3. @dearieme
    https://www.sciencedirect.com/science/article/pii/S0277953617301351?casa_token=YTayxEqDugYAAAAA:M9yBeMqRuy-McrbJgfZ52y7AaViy0I88WNyt0HX4QmZ6z4E6kzJo–aTLAl1YmklK1IMaLMJ4tc

    Local authority provision has fallen from 65% in 1975 to 8% in 2015, mainly replaced by for profit. For profits have lower quality care, but there’s not much difference. Lots of demand. Most operators remain small. Quality is difficult to tell and thus it may be difficult to fill beds with fee payers (hence the need for local authority payers). Low barriers to entry and thus a lot of competition and low returns.

    In general, shocks to the industry caused by shifts in standards/regulations may push marginal players out, but it’s seen as an area that can be entered. The PE firms have been doing some consolidation – which may reduce central costs, but may also be associated with asset stripping or bad business practices. Taking on too much debt:

    https://www.ft.com/content/952317a6-36c1-11ea-a6d3-9a26f8c3cba4

  4. walking away with a $72 million profit after orchestrating an improbably elaborate campaign to convince a battalion of city and state officials

    Assuming there that the ‘campaign’ didn’t eat into that $72m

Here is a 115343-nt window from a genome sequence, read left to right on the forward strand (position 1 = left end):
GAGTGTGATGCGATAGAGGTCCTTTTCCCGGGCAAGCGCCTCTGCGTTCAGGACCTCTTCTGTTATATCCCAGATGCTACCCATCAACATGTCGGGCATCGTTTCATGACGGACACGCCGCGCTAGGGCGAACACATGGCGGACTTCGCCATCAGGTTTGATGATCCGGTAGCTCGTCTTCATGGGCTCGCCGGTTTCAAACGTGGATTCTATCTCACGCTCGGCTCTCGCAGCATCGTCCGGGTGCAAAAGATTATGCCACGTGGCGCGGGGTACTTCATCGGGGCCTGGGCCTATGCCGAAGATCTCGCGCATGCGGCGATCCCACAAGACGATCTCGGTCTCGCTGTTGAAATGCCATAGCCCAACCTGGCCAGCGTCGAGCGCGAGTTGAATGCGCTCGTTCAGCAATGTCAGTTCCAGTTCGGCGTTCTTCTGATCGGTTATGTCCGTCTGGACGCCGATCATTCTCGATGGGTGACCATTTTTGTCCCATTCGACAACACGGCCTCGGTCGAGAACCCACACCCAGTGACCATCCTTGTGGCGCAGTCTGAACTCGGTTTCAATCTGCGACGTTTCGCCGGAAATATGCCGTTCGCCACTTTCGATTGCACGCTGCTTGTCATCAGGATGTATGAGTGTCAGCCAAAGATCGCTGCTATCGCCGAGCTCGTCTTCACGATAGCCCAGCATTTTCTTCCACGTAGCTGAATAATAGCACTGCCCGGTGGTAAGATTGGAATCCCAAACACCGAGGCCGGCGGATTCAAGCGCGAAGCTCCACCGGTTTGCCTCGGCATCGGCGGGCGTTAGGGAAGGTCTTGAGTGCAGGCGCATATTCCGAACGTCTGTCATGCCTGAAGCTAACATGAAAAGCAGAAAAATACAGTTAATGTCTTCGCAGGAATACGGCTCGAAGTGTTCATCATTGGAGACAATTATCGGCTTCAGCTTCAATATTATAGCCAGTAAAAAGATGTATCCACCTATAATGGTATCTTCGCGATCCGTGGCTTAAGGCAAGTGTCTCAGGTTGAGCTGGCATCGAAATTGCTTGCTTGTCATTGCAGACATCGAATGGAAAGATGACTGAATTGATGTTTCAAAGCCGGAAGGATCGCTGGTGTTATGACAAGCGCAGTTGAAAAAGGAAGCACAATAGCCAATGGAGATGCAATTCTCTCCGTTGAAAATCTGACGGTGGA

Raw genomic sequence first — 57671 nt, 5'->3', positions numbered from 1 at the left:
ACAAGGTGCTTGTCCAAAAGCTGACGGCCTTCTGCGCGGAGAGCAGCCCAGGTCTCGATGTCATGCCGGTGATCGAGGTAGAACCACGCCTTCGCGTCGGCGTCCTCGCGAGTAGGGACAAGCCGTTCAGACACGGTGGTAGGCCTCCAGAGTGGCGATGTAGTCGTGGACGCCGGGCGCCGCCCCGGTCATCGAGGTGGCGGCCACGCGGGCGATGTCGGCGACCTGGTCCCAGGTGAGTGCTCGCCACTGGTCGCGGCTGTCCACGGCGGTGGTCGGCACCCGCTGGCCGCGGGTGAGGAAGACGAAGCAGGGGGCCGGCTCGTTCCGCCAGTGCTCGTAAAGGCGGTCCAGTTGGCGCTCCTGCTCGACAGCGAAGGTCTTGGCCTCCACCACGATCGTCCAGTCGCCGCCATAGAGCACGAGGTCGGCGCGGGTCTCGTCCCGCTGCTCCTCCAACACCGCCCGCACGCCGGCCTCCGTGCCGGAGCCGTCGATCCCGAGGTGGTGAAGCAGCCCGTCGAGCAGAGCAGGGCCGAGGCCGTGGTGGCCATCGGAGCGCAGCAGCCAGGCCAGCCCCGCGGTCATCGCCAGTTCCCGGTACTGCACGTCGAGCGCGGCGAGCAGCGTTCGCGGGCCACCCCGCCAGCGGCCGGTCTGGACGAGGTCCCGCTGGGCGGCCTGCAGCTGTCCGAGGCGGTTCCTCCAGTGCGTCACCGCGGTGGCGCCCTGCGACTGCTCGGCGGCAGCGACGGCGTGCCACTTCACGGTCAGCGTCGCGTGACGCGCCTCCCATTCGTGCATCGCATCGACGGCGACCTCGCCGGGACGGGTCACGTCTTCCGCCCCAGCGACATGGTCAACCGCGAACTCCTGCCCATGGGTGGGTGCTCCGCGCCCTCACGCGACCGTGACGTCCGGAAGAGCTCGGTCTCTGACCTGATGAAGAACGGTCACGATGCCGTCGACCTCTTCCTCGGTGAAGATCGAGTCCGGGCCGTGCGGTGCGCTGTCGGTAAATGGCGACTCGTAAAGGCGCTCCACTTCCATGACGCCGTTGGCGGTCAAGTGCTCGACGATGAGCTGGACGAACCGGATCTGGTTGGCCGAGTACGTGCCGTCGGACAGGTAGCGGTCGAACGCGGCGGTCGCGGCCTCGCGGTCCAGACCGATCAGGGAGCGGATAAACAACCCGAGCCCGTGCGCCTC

5. A nursing home is Hotel California. Once you’ve captured your client, it’s too tempting to lower standards to make money.

  6. @ dearieme
    There are differences between the US and UK systems, so you query is interesting but does not relate directly to Tim’s post.
    @ ken
    Local Authority provision in the 1960s and 1970s was largely one step up in the amount of care provided from the charity-provided Almshouses and significantly more expensive on a like-for-like basis than the emerging for-profit alternatives: the quality of care/comfort *had* to be higher in the for-profit sector or they would have had no clients.
    How does one square this? Two ways: lower capital cost in the for-profit sector who adapted large old houses whereas the Local Authority did expensive new-builds and higher wages/lower performance in the public sector. Gradually budget restraints led to the balance between public sector building new homes and hiring rooms from private sector operators moving in favour of the latter.